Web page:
W3C home > Mailing lists > Public > public-html@w3.org > May 2009

Re: HTML interpreter vs. HTML user agent

From: Maciej Stachowiak <mjs@apple.com>
Date: Sun, 31 May 2009 01:43:34 -0700
Cc: Sam Ruby <rubys@intertwingly.net>, Anne van Kesteren <annevk@opera.com>, "Roy T. Fielding" <fielding@gbiv.com>, Larry Masinter <masinter@adobe.com>, HTML WG <public-html@w3.org>
Message-id: <88E6768A-66F5-4870-ACAD-8B1E54F0662B@apple.com>
To: Adam Barth <w3c@adambarth.com>

On May 31, 2009, at 12:25 AM, Adam Barth wrote:

> On Fri, May 29, 2009 at 4:58 AM, Sam Ruby <rubys@intertwingly.net>  
> wrote:
>> http://status.aws.amazon.com/rss/EC2API.rss
> Based on implementation feedback from Rob and Boris, I've left the
> current behavior of not sniffing feeds from text/plain.  I'm not
> entirely sure whether or not we'll need to sniff feeds from
> text/plain.  Firefox 3.5 should give us more information on this
> point.
> If we do end up sniffing feeds from text/plain, Maciej's suggestion of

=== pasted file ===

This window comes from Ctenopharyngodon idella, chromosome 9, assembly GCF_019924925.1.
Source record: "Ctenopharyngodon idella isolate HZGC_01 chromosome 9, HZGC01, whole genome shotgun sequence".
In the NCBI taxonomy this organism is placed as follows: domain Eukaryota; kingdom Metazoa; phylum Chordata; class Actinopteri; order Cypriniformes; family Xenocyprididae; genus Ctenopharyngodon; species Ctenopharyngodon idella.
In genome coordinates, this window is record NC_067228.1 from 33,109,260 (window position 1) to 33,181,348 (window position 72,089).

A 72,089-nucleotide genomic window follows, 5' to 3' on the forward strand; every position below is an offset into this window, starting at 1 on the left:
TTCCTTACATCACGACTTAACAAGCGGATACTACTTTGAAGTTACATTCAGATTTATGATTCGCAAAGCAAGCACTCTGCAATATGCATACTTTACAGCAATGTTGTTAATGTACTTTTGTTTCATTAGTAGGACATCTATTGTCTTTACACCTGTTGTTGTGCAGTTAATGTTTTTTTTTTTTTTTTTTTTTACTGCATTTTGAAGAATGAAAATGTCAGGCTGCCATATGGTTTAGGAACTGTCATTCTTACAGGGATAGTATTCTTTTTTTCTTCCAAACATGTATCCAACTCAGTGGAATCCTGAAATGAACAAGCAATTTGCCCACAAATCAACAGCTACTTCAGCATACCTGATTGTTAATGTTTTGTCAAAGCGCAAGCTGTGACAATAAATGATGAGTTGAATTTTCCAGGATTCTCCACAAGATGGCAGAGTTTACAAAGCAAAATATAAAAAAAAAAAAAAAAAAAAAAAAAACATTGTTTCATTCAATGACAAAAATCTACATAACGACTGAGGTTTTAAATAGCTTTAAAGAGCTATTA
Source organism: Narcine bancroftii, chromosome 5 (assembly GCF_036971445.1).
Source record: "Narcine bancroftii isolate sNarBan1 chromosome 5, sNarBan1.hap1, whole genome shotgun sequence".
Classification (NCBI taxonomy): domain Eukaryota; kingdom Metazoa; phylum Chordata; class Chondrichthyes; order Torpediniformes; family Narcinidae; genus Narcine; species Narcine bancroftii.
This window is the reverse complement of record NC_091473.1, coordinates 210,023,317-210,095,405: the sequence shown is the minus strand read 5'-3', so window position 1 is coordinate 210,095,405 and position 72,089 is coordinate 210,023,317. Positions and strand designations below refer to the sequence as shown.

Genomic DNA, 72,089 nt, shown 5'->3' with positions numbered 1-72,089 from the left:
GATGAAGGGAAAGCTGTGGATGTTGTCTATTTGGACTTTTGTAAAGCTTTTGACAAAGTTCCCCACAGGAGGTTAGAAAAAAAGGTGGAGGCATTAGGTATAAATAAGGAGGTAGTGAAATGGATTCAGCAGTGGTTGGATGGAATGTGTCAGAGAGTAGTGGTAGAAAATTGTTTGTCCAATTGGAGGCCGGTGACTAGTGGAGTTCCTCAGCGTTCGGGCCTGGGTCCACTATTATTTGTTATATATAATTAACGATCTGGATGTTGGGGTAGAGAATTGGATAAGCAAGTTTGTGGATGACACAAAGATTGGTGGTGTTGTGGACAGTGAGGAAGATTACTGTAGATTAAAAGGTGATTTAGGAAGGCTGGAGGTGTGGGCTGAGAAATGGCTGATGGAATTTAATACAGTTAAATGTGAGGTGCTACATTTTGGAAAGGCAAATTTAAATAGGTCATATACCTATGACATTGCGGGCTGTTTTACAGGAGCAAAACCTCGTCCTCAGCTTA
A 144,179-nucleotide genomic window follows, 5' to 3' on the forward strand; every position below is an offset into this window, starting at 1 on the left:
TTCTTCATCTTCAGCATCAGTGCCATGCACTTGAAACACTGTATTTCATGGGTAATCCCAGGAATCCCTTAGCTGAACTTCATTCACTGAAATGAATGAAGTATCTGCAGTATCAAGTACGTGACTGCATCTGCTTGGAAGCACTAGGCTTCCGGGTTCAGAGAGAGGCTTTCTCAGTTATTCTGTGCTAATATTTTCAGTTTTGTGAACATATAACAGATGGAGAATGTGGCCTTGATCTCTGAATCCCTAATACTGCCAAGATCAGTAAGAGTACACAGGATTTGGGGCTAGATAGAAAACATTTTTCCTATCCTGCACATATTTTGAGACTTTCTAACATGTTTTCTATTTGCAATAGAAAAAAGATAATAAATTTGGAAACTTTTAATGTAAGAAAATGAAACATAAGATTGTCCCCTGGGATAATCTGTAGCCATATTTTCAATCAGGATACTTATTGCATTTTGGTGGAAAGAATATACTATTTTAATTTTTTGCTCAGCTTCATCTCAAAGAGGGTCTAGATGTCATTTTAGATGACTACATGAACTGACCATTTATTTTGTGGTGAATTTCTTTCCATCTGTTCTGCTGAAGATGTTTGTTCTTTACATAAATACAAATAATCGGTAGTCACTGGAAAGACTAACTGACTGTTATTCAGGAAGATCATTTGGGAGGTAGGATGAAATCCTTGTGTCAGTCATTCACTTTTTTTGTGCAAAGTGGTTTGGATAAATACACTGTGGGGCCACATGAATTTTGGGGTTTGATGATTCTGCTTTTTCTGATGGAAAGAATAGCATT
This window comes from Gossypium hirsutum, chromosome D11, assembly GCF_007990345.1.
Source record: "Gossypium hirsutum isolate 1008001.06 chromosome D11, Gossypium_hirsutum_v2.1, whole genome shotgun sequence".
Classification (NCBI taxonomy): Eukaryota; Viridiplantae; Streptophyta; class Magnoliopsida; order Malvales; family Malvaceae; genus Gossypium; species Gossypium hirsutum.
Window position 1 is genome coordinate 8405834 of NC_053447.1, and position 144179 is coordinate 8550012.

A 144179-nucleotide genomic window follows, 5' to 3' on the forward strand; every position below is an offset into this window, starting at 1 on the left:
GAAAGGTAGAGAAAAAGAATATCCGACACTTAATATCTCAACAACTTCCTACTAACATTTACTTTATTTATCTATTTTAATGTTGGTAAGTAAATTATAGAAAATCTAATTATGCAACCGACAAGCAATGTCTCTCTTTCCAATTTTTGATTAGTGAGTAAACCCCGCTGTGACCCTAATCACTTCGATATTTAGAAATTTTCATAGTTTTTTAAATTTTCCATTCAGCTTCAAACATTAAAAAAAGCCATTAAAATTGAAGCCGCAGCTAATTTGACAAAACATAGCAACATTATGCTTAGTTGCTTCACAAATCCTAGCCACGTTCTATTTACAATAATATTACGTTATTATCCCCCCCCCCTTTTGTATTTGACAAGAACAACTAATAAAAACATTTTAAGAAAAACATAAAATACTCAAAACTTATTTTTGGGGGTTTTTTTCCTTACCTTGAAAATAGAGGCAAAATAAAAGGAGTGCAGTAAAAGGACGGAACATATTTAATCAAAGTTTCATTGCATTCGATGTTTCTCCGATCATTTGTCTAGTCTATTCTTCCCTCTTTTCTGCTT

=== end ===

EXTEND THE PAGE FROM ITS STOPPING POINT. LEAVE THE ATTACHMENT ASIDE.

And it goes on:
> not granting feeds the authority of their origin seems workable.  In
> fact, we might be required to do this anyway because many sites are
> vulnerable to cross-site scripting if we granted feeds the authority
> of their origin.

I don't think I made a specific suggestion. But here's some info on  
how Safari treats feeds:

1) We turn a feed  into a generated HTML document for display.
2) We can also display a user-selected collection of feeds as one  
document, again displayed as HTML.
3) We don't execute any script that came from the feed in the context  
of generated HTML document. At the very least due to point #2 this  
would be insecure.
4) We don't let any web page access the contents of the generated HTML  
document via script.

I think this prevents feeds from being used as an XSS attack vector in  
Safari, whether or not they are sniffed from text/plain.

Received on Sunday, 31 May 2009 08:44:21 UTC

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